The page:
NOTE: this post is available in PDF at the end of the post, which may be easier to read for some readers.
The melodies of Latin office hymns have varied across time, up to the present day when the most “authentic” melodies were restored in the 1983 Liber Hymnarius. The last line of Veni, creator Spiritus, for example, continues to be reprinted the “old” way in congregational hymnals, misheeding the official version in the Liber Hymnarius:
This despite the document of the U.S. Catholic bishops Sing to the Lord, no. 80, which asks that everyone standardize to the Liber Hymnarius version of Gregorian hymns. Oh well.
I’ve had in mind this malleability of the chant melodies lately as I’ve been thinking about the use of the venerable Gregorian melodies with vernacular texts. Here the issue is more pressing, for it concerns the difference between Latin accentuation and English accentuation. According to a widely-held but certainly not unanimous theory, English accents are heavier than their Latin counterparts. (I argue this in the foreword to Chants of the Roman Missal, explaining the approach taken in the English chant of the 2011 English Missal: Study Edition, and won’t repeat it here.) Unlike English, Latin allows for “displacement” of melodic note groups onto unaccented syllables, oftentimes alongside just a single note on an accented syllable. The English accented syllable has more energy and has a sort of magnetic force pulling note groups to it. The melodic accents generally need to line up with the English textual accents. The note groups work better on accented syllables than unaccented ones in English.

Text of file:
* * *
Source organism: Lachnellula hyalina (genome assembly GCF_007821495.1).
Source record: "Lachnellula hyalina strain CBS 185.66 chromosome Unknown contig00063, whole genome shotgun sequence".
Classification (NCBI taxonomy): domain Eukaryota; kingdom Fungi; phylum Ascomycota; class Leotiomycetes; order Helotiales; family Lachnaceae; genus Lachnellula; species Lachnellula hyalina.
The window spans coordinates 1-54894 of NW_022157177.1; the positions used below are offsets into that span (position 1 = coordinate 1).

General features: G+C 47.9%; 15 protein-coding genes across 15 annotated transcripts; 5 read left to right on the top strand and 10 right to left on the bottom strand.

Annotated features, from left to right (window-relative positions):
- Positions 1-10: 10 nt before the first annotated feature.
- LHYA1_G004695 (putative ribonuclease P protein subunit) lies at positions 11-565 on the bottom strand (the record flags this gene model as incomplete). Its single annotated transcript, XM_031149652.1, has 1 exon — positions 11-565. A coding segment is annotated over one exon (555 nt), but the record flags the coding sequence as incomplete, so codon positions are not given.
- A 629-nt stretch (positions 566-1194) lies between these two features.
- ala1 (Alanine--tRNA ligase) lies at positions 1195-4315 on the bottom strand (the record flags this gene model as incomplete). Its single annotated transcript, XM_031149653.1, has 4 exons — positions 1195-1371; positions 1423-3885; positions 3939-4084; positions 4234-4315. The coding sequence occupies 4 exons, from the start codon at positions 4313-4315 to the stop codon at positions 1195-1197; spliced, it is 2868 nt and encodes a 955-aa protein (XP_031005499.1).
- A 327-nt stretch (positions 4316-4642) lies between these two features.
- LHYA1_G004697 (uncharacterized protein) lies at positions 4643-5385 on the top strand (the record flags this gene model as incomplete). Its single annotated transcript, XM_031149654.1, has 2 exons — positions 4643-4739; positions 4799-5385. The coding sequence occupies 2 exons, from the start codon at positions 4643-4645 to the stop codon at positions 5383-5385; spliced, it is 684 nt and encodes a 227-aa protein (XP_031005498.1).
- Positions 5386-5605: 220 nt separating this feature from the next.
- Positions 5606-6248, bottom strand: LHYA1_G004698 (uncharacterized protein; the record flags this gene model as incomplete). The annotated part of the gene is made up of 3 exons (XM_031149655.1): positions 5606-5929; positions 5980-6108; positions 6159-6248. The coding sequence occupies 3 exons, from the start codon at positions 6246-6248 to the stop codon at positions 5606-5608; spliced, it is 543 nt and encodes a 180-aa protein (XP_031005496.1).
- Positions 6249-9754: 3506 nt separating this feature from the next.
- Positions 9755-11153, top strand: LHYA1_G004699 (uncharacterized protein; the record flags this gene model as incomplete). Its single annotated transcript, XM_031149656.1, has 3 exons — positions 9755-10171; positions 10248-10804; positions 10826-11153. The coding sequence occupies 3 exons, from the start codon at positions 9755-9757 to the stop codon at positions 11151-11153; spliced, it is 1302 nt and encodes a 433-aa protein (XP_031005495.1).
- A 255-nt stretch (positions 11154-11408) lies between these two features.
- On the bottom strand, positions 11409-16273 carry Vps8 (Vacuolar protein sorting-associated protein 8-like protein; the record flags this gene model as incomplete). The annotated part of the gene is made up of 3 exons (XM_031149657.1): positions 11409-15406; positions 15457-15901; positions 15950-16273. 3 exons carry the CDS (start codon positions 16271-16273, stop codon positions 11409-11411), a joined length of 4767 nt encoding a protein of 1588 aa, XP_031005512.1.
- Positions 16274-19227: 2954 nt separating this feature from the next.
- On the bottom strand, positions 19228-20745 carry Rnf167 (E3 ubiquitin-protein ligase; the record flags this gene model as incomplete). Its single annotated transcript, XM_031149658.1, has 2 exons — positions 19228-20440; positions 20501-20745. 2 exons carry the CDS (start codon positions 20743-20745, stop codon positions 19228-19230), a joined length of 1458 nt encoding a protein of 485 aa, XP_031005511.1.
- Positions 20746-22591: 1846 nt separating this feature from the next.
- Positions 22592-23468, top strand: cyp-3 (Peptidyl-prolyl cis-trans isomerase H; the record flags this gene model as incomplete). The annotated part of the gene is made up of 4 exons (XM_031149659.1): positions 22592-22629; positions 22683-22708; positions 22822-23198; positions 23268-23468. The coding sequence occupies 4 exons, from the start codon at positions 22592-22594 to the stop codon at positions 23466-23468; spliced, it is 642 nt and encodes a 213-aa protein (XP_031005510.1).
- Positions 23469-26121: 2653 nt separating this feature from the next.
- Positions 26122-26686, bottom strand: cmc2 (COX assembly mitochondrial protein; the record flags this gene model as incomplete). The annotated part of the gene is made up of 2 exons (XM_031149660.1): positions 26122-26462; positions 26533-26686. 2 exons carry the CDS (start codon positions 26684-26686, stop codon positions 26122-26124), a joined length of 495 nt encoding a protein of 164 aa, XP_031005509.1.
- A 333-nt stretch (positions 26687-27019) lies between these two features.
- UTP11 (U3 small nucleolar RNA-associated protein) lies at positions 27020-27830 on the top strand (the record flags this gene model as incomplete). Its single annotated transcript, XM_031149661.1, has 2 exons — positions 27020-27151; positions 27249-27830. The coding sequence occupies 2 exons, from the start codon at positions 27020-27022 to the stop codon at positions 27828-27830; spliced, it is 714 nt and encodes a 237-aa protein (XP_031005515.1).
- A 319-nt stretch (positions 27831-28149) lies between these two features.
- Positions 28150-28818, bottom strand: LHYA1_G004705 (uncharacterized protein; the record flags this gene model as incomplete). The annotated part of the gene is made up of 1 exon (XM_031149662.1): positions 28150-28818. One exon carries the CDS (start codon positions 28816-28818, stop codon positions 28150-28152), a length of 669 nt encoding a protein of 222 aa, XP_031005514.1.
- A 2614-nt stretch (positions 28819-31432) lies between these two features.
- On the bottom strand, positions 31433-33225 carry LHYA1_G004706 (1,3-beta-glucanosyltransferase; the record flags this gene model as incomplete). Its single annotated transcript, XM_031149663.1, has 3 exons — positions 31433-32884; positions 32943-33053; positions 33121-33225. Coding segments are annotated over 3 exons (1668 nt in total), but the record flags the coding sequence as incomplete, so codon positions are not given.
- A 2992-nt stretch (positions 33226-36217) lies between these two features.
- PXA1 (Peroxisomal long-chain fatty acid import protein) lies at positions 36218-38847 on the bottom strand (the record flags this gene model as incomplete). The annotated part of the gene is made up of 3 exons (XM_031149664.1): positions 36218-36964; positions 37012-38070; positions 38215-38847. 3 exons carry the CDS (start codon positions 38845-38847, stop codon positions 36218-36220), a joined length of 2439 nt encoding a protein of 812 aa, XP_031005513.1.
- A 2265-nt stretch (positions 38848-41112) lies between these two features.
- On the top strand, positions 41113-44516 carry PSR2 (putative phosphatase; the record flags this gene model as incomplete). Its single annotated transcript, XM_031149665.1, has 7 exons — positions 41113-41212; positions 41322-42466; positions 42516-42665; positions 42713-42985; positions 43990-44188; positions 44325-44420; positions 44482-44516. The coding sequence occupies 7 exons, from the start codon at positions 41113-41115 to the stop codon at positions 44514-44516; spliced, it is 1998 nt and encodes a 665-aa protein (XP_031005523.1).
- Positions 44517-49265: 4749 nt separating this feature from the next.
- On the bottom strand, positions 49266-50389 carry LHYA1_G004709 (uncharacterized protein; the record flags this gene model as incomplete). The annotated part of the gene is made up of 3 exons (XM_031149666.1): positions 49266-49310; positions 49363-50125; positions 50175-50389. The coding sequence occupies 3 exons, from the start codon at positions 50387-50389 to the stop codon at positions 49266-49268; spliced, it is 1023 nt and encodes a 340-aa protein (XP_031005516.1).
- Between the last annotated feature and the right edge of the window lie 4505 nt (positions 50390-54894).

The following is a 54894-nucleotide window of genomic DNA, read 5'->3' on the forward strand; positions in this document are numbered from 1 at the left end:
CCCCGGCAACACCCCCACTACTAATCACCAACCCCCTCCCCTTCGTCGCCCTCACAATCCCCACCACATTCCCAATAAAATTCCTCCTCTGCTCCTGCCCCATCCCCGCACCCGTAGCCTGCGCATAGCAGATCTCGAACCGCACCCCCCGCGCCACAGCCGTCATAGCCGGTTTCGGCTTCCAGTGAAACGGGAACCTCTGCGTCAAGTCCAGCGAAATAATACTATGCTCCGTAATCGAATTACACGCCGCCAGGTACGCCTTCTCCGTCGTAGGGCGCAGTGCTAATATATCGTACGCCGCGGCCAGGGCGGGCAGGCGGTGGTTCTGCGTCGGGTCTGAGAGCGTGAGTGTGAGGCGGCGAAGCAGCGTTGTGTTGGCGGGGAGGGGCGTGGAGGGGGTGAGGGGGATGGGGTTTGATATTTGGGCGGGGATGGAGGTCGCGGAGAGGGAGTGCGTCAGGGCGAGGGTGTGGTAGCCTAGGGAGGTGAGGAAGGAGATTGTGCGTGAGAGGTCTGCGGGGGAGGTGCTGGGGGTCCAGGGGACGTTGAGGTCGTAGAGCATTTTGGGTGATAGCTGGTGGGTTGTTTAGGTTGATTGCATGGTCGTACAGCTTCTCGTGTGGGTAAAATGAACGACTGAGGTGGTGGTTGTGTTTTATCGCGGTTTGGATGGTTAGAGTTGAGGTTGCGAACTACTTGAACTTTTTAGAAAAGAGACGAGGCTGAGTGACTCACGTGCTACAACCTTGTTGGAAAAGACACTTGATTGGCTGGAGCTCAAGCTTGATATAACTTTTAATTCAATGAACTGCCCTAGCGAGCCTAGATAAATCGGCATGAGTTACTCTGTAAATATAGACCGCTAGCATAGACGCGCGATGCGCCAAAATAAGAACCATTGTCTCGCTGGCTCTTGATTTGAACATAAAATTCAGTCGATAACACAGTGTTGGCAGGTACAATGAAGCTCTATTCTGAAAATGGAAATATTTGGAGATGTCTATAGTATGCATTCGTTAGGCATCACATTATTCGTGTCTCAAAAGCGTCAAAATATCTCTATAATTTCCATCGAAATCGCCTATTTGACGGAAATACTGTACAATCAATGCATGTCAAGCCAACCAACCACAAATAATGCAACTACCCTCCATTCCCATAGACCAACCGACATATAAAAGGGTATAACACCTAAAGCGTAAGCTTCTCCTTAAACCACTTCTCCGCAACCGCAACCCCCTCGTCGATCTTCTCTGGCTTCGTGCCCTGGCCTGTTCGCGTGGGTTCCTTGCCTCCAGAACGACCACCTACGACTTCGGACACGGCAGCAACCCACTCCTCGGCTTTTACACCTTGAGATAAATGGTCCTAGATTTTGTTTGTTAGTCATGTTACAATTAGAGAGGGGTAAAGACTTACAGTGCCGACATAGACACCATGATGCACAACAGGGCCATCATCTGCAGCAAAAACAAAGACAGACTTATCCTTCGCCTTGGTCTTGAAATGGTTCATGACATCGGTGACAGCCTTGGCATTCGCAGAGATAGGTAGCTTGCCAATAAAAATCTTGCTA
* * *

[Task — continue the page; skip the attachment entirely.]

Consider this noonday hymn from The Hymnal 1982, no. 19. Its text is in long meter (8 8 8 8 ), with accents on every other syllable: da DUM da DUM da DUM da DUM. The editors obviously thought that the Latin melody could be transferred to the English text with no adaptation, which is to say, with no attention to English accentuation:
The problem is most apparent in the first and third lines, where the melodic accent (which I’ve marked) is out of sync with the textual accent, giving us spi-RIT. But some would say that there is an infelicity in the second and fourth lines as well, where the E-D-D creates a dactyl emphasizing the first note and causing the last note, which is on a weighty accented syllable, to fade away.
We use the 1982 in St. John’s Abbey. I recall when we began singing this hymn at noon prayer some years ago that it was a bit “lumpy” and didn’t quite feel right. The choirs struggled with it. Through repetition we’ve gotten it down, and now it works, but it still doesn’t quite flow.
I’m considering adapting the melodies as follows in the big new hymnal I’m editing for the abbey:
I did not simply move the slurs over in the first and third line, with BA – F# on “SPI-rit” and “TO our.” There are two reasons for this, one having to do with modality and one having to do with rhythm.